Every year the same thing; people resign from the committee and you are left with some gaping holes in your management structure. For some this can be a short term issue but for others, finding new committee members can be a real pain in the neck.
Having held a number of roles in well managed clubs, as well as some less well managed, I know the issue first hand both as a member being approached to become a committee members and as a committee member doing the approaching.
I have compiled my top ten tips to try and help you address this issue and make filling your committee a more pleasurable experience!
- Have a clear job description for each role, potential committee members need to know what role they are taking on, the potential time commitment and what the expectations of them are.
- Break down large roles to make them less onerous. Either split between two committee members or ensure there is a sub committee to support a role. So for example if your club has a large membership do you just have a secretary role or do you add in a membership secretary too? On the converse of this, if you already have both these roles and are struggling to fill both, do you need both positions? What tools can you introduce that may ease the workload and allow you to combine two roles?
- Create a “job advert”. This helps you to focus on the role but also the benefits for the post holder. Whilst you won’t be offering monetary reward, experience can be so valuable to a student’s CV, shaping the future of the club can be important to a family member, adding new skills to a portfolio can be important to a career minded individual and giving something back to the community may be of interest to someone coming to the end of their sports career.
- Have a club plan. This allows potential committee members to understand the vision and recognise the benefits of this for the club and see their role in achieving this vision. A good club plan can create passion and enthusiasm and the desire to get involved.
- Communicate well. Use all the tools at your disposal to communicate vacant roles and give ample notice. So for example post vacancies on your website, in your newsletter, on noticeboards and enlist the support of team captains and managers to update members. (It is important that you have fully briefed anyone you enlist to sell the role in a positive light).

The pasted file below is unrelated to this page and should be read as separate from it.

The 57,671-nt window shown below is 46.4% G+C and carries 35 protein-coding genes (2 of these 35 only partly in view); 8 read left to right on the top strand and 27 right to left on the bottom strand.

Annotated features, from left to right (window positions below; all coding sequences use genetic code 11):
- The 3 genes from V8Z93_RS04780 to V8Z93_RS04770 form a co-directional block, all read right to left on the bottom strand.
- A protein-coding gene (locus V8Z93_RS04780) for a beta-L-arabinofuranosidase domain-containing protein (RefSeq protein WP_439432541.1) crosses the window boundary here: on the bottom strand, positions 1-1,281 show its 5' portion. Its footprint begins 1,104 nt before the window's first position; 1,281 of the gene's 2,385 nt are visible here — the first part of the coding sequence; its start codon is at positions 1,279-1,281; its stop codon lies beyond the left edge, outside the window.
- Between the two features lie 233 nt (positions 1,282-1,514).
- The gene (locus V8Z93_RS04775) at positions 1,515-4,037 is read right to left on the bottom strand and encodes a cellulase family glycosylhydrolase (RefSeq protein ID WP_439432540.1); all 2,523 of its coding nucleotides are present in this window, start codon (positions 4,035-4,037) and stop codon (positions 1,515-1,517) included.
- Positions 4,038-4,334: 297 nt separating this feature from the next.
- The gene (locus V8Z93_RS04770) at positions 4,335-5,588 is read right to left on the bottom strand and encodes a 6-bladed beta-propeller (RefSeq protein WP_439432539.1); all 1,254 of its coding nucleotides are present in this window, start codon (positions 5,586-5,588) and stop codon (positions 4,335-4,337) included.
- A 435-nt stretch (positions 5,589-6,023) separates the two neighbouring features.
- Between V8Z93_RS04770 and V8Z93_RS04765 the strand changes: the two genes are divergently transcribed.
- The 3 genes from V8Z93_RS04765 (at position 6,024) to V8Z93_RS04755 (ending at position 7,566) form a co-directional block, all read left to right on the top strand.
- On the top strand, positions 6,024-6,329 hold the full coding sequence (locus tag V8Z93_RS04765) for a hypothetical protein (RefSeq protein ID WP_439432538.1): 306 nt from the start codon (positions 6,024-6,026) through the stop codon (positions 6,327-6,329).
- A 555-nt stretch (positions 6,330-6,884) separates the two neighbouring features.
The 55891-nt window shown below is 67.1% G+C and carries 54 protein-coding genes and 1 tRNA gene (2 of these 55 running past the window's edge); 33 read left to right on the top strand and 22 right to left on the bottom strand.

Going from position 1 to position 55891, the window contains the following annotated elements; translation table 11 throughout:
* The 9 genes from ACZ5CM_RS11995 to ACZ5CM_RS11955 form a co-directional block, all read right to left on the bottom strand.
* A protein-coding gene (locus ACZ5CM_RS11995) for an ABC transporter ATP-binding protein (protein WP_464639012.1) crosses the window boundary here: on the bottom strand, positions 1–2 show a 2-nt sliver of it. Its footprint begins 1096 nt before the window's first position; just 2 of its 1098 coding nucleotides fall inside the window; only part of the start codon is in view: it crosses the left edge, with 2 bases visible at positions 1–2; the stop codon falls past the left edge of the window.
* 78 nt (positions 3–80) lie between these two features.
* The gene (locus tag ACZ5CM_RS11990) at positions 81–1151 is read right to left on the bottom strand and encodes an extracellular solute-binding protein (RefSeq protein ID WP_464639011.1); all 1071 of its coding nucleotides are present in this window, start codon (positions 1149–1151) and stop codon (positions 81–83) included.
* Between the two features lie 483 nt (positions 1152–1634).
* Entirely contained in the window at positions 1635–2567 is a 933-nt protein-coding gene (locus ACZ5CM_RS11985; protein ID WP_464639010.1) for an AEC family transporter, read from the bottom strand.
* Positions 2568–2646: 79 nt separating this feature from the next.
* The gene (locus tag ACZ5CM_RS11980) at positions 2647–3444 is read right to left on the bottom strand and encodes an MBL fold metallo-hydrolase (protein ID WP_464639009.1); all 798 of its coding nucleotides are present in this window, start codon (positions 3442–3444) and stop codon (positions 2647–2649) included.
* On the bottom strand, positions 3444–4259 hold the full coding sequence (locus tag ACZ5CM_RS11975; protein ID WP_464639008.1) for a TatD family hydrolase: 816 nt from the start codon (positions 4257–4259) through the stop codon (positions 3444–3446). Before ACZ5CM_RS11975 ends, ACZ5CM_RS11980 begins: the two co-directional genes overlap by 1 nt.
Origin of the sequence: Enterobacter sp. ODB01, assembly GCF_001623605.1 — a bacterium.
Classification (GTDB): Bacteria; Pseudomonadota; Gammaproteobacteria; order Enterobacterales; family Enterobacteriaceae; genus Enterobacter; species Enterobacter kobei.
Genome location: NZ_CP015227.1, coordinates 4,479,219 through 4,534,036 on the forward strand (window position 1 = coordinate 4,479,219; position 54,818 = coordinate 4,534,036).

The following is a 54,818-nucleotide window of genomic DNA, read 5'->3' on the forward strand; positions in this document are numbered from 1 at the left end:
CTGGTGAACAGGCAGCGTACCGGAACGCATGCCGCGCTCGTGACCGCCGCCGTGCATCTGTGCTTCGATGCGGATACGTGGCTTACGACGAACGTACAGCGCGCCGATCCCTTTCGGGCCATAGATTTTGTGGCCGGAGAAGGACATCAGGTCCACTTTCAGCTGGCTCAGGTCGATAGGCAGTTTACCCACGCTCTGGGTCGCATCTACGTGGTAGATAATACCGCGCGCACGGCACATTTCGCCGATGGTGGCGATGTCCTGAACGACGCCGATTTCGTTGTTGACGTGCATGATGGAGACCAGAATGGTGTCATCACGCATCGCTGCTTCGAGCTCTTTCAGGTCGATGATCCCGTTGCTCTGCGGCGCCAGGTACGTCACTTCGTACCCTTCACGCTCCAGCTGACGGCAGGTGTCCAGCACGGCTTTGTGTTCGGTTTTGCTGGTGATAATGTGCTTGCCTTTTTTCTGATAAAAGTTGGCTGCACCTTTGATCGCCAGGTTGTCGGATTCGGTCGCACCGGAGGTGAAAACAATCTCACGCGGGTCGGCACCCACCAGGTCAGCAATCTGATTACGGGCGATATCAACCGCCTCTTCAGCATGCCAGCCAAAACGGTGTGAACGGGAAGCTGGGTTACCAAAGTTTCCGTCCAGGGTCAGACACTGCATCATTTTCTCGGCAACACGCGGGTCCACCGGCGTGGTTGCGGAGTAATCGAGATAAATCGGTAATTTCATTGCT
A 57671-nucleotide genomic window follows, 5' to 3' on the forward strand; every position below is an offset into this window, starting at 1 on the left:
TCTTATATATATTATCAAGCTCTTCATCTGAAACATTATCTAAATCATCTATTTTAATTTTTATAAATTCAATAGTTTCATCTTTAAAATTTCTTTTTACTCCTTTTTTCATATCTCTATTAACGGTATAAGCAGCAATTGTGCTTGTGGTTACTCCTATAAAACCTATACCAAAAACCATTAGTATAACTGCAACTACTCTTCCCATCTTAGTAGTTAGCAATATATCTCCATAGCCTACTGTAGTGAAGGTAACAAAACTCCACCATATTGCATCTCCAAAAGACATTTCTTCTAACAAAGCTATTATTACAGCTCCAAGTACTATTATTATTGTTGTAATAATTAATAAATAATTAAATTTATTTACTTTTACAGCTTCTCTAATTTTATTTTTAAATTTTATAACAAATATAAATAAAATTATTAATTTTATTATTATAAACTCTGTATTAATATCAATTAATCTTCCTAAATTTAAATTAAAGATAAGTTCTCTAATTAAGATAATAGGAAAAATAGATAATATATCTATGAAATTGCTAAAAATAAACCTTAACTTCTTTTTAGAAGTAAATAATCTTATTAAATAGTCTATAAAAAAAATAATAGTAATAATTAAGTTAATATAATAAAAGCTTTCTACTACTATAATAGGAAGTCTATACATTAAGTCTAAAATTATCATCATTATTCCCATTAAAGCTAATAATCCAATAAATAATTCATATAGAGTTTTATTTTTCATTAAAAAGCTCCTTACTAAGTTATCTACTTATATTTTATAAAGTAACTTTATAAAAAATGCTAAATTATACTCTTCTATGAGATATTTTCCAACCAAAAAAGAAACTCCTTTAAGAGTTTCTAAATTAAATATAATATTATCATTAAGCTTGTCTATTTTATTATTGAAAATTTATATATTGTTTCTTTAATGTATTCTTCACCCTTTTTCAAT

- Head hunt. Don’t be afraid to go out and target someone you feel meets the requirements of the role. If big business can do this so can you! It is essential that you consider the approach and the conversation you propose to have. You don’t want to sound desperate and you want the individual to realise you want them because of the value they will add.
- Target your bottom 20%. Remember the 20/80/20 breakdown of your membership (mentioned in an earlier post). Your committee currently is probably made up of your top 20%, die hard members of the club who will probably never leave. The next 60% are your “safe” members; participating regularly and happy with their status within the club. Your bottom 20% are your “at risk” members. Those not fully engaged, maybe not participating regularly and not fully engaged with club social life. These members will be able to offer some real insight to committee meetings and will have loads to offer. So ensure all your advertising and targeting is appropriate to reach and engage with this audience.
- Promise and deliver responsibility. So many committee positions actually offer very little power. Make sure you allow committee members to have responsibility for their remit, know that they will be listened to and allowed to drive forward their part of the club vision.
- Co-opt members for ad-hoc projects or to support a large project. Don’t be afraid to co-opt members on to the committee as required in order to take the pressure off the full committee. This way members of the committee will have support when required and will be more likely to stay in position for longer. I am sure you will find that co-opting people to take on a role for a short term will prove easier that filling a full time position.
- Don’t be too serious! It is so important that when getting volunteers who are combining this role with their full time work or other commitments outside the club, that there is room for some laughter and fun. Manage your meetings well, start and finish on time and find some time for social interaction with your fellow committee members.
If you have any tips of your own to help other clubs tackle this tricky issue please do share them with me, I would love to know how the best clubs manage to fill their positions and maintain a harmonious and productive management team.